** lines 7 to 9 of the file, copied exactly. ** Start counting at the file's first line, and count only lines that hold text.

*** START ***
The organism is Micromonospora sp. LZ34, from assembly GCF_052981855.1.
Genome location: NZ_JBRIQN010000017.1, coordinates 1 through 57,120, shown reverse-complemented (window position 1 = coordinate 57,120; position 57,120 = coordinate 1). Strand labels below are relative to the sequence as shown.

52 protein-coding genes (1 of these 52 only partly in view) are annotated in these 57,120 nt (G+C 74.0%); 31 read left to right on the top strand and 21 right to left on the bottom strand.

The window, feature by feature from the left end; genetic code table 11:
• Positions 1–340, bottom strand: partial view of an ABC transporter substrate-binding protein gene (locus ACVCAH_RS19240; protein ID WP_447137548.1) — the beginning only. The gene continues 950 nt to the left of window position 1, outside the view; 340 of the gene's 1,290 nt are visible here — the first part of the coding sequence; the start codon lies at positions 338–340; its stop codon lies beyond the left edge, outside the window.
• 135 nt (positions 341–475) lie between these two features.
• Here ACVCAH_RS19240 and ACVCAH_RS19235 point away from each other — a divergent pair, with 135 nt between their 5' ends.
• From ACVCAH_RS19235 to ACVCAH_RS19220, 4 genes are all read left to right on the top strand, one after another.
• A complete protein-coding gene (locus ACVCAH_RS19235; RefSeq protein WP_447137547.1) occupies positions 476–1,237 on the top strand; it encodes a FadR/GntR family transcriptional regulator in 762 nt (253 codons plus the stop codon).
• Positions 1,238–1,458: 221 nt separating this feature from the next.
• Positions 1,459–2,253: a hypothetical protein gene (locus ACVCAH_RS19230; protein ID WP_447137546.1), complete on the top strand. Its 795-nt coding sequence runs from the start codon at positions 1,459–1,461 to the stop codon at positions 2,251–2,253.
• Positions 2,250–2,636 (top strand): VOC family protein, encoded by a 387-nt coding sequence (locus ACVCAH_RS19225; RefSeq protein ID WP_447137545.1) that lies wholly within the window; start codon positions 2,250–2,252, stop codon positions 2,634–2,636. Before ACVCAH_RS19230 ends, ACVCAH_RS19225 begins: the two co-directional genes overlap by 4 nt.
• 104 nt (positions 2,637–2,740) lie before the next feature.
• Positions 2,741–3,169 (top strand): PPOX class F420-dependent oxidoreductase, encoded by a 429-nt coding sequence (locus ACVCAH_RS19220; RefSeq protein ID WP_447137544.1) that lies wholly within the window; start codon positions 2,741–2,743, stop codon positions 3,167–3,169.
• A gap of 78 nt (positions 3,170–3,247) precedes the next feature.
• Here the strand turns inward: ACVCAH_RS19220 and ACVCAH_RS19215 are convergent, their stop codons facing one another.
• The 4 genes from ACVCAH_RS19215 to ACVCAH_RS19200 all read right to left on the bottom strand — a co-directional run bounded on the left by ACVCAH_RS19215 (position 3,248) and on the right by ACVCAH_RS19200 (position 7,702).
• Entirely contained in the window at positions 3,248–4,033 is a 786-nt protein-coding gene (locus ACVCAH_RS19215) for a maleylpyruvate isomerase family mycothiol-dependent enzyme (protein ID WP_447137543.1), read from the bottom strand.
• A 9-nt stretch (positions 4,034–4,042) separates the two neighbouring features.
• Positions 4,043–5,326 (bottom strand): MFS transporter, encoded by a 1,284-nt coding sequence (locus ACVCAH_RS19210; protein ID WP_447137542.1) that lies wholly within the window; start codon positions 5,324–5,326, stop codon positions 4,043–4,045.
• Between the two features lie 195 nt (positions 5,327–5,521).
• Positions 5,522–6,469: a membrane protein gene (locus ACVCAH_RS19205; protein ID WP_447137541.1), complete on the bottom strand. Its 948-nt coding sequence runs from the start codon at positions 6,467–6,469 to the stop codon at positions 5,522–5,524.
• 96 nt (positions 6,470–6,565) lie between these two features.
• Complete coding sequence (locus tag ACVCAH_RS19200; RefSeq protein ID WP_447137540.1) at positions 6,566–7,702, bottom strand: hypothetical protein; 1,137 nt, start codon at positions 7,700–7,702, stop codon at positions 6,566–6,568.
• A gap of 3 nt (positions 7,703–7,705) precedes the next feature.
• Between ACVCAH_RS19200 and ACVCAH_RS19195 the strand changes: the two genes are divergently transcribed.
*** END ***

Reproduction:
• Here ACVCAH_RS19240 and ACVCAH_RS19235 point away from each other — a divergent pair, with 135 nt between their 5' ends.
• From ACVCAH_RS19235 to ACVCAH_RS19220, 4 genes are all read left to right on the top strand, one after another.
• A complete protein-coding gene (locus ACVCAH_RS19235; RefSeq protein WP_447137547.1) occupies positions 476–1,237 on the top strand; it encodes a FadR/GntR family transcriptional regulator in 762 nt (253 codons plus the stop codon).